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K. Briana Oliver

MA work

Selling Sex in the Burlington Arcade: Fashioning Sexuality Between 1860–1900

The importance of the history of prostitution within our understanding of the metropolitan landscape in late-nineteenth century London has long been a controversial topic, hampered in part by broad generalizations and lack of microgeographical studies. The aim of this dissertation is to geographically localize prostitution history within the Burlington Arcade and deconstruct its historiographical reputation. This dissertation will explore the experience of solicitation within a commercial space and the means by which prostitution was signified. The objective of this research is threefold: 1) it will dismantle mythistories surrounding the Burlington Arcade by contending that the space was used for solicitation by prostitutes rather than the physical act of sex, 2) it will differentiate the ‘respectable’ woman and examines the complex visual literacy of respectability on a street level, 3) define the class and type of prostitute in the Burlington Arcade and complicate the narrative by introducing homosexual histories at the end of the nineteenth century. Through electoral records, diaries, early sociological studies, and litigation, this dissertation will situate itself within a broader debate of design history utilizing interdisciplinary theoretical framework derived from architectural histories, fashion histories, commerce and shopping histories, and material culture. Ultimately this dissertation illustrates late Victorian paradoxical ideologies as epitomized within the Burlington Arcade. Being a space of innate contradiction, the arcade shows itself to be both simultaneously representing a private and public space, past and present, street (prostitute) and luxury (‘respectable’ shopper).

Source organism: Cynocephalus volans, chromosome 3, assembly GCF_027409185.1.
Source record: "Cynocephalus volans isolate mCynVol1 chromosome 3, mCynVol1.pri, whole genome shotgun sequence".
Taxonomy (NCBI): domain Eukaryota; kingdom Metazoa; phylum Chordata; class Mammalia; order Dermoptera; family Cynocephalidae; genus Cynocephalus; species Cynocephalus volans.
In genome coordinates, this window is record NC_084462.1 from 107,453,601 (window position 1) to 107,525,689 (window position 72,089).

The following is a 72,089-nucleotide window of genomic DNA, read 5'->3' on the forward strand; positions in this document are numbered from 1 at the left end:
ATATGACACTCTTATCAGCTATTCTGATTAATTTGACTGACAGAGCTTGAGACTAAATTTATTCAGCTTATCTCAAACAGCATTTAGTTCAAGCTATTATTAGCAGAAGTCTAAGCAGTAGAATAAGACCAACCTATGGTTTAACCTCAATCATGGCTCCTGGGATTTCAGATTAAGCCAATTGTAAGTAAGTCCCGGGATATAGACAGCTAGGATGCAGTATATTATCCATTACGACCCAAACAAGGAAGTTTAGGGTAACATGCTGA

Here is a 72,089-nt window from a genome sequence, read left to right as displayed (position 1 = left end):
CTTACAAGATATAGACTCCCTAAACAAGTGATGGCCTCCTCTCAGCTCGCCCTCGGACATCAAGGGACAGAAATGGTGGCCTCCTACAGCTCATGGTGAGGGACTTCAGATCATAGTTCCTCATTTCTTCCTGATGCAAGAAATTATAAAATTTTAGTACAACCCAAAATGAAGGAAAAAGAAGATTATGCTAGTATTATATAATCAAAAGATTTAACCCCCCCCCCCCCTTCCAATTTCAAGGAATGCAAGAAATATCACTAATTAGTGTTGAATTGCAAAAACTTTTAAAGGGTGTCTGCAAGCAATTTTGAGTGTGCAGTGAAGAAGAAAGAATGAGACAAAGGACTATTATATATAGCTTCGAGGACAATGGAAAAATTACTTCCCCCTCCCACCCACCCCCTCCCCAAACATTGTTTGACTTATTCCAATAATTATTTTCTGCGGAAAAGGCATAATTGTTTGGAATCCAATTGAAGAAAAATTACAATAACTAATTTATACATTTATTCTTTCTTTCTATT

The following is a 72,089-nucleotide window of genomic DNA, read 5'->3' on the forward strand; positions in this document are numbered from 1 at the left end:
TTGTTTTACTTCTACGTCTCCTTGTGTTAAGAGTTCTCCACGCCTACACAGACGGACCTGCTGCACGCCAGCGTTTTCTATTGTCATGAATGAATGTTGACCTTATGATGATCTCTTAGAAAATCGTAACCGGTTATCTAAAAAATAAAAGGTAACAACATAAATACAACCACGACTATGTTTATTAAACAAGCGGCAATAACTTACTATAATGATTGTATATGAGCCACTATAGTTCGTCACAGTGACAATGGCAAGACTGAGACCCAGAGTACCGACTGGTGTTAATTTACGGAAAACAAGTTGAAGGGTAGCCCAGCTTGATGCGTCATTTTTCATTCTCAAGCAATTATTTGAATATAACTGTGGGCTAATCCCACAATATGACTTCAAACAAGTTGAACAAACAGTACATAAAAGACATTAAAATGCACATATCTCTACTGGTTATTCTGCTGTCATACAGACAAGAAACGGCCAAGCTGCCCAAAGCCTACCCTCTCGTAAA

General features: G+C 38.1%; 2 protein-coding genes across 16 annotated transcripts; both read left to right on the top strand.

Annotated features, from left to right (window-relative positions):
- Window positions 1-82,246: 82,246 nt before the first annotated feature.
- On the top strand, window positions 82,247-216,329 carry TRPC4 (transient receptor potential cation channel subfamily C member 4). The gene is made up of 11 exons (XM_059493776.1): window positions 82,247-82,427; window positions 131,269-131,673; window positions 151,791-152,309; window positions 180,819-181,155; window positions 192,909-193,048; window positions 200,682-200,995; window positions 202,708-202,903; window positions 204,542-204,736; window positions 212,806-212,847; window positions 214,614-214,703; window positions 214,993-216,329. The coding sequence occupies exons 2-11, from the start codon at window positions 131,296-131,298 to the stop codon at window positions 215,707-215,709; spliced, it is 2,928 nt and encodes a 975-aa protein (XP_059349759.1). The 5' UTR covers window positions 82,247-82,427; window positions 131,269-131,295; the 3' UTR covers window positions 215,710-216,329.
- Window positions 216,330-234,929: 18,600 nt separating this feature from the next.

• MA Degree


    School of Humanities


    MA History of Design, 2016

  • Degrees

  • BA Art History, Northern Arizona University, USA
  • Experience

  • Volunteer placement, Hampshire Cultural Trust, Winchester, 2016; Volunteer, Victoria and Albert Museum, London, 2015–2016; Editor-in-chief, Unmaking Things, Online, 2015–2016; Archives internship, Museum of Northern Arizona, Flagstaff Arizona, 2012–2013; Gallery assistant, Beasley Art Gallery, Flagstaff Arizona, 2012–2013
  • Conferences

  • ‘The Revival of the Louis Heel and the Survival of Bespoke Shoe Making Techniques,’ International Conference of Dress Historians, October 31, 2015